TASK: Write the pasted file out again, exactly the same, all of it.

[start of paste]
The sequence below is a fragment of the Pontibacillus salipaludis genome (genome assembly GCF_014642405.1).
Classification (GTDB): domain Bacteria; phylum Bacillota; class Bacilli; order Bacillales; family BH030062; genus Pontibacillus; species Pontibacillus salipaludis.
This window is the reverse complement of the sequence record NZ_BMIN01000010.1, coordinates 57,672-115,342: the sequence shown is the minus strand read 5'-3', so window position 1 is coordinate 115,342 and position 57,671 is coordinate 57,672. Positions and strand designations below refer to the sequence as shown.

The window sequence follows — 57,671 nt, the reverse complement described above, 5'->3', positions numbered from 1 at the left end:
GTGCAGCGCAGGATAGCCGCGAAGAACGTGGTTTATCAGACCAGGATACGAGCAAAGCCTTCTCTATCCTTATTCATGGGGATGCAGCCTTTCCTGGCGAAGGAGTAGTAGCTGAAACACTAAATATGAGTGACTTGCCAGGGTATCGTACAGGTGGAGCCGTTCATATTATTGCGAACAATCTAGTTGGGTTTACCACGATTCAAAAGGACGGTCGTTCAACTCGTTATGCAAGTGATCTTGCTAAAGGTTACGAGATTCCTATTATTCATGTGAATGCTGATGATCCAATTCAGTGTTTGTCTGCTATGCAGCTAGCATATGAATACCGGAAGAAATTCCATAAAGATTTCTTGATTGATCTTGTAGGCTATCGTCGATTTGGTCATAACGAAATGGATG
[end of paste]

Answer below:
The sequence below is a fragment of the Pontibacillus salipaludis genome (genome assembly GCF_014642405.1).
Classification (GTDB): domain Bacteria; phylum Bacillota; class Bacilli; order Bacillales; family BH030062; genus Pontibacillus; species Pontibacillus salipaludis.
This window is the reverse complement of the sequence record NZ_BMIN01000010.1, coordinates 57,672-115,342: the sequence shown is the minus strand read 5'-3', so window position 1 is coordinate 115,342 and position 57,671 is coordinate 57,672. Positions and strand designations below refer to the sequence as shown.

The window sequence follows — 57,671 nt, the reverse complement described above, 5'->3', positions numbered from 1 at the left end:
GTGCAGCGCAGGATAGCCGCGAAGAACGTGGTTTATCAGACCAGGATACGAGCAAAGCCTTCTCTATCCTTATTCATGGGGATGCAGCCTTTCCTGGCGAAGGAGTAGTAGCTGAAACACTAAATATGAGTGACTTGCCAGGGTATCGTACAGGTGGAGCCGTTCATATTATTGCGAACAATCTAGTTGGGTTTACCACGATTCAAAAGGACGGTCGTTCAACTCGTTATGCAAGTGATCTTGCTAAAGGTTACGAGATTCCTATTATTCATGTGAATGCTGATGATCCAATTCAGTGTTTGTCTGCTATGCAGCTAGCATATGAATACCGGAAGAAATTCCATAAAGATTTCTTGATTGATCTTGTAGGCTATCGTCGATTTGGTCATAACGAAATGGATG